A legal practitioner has described as a “little outmoded” the code that prevents lawyers from touting or advertising.

Martin Kpebu believes in the current technological dispensation where social media and websites abound, it will difficult for lawyers not to be part of the craze.

Discussing the controversial four-year ban handed to Lawyer Francis Xavier-Sosu by the General Legal Council, Mr Kpebu told Joy News’ Evans Mensah lawyers must be allowed to advertise.

According to him, advertisement will not in any way make an incompetent lawyer competent.

He was quick to add however that, until the outmoded code in the legal profession is changed lawyers must abide by the rule of no advertisement.

Explaining the rationale for disallowing lawyers to advertise, Kpebu said the legal profession is considered so noble practitioners were not allowed to cheapen it by advertising.

He said a good lawyer was identified by his good works and not by his ability to advertise.

Kpebu noted however, that the 1969 rule borrowed from the English legal jurisprudence must be changed to conform to current trends.

His comments follow a four year ban handed to human rights lawyer Francis Xavier Sosu who was accused of overcharging a client in a pro-bono case.

The client, Francis Agyare, had been jailed for 14 years for a crime he never committed but through the intervention of Sosu, he was released with a 200,000.00 cedis compensation package.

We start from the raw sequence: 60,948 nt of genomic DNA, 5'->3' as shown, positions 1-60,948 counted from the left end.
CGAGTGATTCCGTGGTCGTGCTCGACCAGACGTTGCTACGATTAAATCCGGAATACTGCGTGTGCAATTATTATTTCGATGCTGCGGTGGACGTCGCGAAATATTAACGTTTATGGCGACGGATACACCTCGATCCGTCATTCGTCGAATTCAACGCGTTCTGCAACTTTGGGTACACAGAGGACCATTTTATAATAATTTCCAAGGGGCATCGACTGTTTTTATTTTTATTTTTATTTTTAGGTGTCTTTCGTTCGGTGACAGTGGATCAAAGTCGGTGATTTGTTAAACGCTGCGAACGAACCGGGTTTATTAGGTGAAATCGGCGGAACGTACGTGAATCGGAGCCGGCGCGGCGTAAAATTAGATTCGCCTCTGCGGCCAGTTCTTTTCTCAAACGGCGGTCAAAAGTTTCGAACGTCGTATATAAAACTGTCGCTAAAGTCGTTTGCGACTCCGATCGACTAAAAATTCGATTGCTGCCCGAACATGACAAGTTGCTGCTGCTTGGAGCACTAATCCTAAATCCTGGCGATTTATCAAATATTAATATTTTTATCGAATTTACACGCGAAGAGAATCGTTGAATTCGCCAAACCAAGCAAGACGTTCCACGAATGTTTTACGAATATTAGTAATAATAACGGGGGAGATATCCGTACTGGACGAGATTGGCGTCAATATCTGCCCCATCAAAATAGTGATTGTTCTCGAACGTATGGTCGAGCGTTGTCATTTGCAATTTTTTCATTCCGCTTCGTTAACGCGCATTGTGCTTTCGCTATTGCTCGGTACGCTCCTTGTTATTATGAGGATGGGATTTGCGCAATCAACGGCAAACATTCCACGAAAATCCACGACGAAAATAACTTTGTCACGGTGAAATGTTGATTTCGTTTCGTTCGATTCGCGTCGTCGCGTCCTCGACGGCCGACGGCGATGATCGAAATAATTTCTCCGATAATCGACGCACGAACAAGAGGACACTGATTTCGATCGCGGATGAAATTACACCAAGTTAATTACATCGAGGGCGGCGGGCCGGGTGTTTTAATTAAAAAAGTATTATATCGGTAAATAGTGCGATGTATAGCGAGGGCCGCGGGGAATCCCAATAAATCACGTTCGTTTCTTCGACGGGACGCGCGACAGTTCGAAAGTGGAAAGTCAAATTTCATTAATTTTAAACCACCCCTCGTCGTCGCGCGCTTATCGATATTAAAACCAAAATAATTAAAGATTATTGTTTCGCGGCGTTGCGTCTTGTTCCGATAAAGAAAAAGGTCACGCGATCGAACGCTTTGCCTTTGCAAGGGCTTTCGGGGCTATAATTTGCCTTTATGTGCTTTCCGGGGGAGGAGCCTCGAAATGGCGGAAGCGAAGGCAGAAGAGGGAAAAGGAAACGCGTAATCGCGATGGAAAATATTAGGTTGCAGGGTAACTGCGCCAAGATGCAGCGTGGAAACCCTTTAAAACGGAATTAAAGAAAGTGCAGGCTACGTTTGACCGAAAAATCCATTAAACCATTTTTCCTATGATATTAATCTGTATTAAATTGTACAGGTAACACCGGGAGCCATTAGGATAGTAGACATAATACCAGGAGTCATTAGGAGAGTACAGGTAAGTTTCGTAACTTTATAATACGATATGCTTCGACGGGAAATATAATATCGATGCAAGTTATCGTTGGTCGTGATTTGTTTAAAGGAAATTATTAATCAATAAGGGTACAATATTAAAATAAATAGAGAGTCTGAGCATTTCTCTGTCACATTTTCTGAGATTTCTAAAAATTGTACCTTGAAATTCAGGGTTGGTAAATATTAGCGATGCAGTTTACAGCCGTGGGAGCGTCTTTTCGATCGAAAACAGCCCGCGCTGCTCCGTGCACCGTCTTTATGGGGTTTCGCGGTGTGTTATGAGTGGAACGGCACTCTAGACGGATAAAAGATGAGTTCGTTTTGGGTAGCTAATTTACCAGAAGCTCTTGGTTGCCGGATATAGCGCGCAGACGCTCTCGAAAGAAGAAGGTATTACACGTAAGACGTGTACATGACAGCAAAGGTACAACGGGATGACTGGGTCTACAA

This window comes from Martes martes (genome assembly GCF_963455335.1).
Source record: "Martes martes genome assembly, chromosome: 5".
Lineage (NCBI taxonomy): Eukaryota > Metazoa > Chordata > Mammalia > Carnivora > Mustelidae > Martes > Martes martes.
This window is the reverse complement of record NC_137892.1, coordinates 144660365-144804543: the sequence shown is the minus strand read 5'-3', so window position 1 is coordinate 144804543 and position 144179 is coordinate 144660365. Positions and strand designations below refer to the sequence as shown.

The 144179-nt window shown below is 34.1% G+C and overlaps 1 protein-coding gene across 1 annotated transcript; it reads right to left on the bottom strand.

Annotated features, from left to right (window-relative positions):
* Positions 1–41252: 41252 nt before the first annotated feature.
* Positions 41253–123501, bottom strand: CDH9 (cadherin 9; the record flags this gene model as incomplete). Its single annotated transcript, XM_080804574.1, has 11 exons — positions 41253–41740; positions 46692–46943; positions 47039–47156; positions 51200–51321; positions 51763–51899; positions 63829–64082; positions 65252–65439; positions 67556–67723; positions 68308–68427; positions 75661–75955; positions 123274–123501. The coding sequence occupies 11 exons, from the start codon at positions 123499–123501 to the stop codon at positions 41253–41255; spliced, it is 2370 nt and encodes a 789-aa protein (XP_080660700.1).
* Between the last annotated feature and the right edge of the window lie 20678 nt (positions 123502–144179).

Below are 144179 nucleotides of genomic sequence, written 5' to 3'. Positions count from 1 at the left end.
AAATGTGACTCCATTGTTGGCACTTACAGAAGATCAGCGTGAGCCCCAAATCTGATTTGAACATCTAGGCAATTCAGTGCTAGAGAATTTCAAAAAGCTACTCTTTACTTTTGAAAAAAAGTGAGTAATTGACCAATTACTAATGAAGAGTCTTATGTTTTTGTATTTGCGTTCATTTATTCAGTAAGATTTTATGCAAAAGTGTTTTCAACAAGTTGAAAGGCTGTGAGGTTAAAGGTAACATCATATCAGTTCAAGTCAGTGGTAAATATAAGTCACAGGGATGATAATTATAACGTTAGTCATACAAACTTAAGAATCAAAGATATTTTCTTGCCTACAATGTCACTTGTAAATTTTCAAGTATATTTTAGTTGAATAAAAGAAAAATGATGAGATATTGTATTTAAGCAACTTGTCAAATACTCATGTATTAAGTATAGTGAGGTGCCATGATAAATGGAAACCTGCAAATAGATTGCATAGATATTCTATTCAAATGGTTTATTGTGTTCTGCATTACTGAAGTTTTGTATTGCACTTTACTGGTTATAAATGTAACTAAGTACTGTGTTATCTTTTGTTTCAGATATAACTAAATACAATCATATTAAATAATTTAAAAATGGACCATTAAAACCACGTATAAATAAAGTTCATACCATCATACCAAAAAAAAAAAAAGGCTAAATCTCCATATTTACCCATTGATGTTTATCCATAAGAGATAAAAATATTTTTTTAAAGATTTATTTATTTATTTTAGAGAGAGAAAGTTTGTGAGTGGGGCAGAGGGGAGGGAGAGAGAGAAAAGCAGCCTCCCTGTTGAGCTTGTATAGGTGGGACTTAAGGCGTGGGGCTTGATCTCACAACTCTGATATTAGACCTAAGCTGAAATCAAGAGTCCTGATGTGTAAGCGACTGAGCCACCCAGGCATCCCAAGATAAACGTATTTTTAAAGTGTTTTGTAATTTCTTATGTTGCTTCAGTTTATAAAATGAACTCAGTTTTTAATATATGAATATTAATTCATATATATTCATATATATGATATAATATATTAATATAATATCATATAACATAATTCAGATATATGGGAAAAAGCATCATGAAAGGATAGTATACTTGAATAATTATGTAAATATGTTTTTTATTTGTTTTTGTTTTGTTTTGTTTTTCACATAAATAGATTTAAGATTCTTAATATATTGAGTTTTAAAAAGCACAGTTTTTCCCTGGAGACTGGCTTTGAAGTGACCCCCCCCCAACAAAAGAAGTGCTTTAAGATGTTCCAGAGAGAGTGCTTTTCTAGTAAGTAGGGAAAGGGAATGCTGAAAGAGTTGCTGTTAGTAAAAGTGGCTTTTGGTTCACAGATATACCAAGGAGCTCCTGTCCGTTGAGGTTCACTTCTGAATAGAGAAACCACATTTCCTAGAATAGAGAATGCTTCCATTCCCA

Francis Xavier-Sosu took an amount of 50,000 cedis out of the compensation, a charge, the General Legal Council ruled was excessive given that the case was pro-bono.

He was also deemed to have advertised his services on facebook in contravention of the code of conduct of lawyers.

He was reported to have pleaded guilty and was suspended on his own plea. The lawyer has however, appealed the decision, describing his suspension as high handed.

Martin Kpebu will not discuss the details of the Xavier Sosu case on Joy FM but said charging 25% is allowed in certain cases.

He cited the scale of fees which allowed lawyers to charge clients between 15-25% for debt recovery. He said on land litigation, lawyers are allowed to charge between 10-20% of legal fees.

When he was asked if lawyers were allowed to charge 25% for human rights cases, Mr Kpebu will not answer that.

However checks by Myjoyonline.com indicate that Human Rights Litigation – charges for 2015 is “GH¢6,000- GH¢30,000 or hourly rates would apply if the hourly rates involved exceed GH¢30,000.”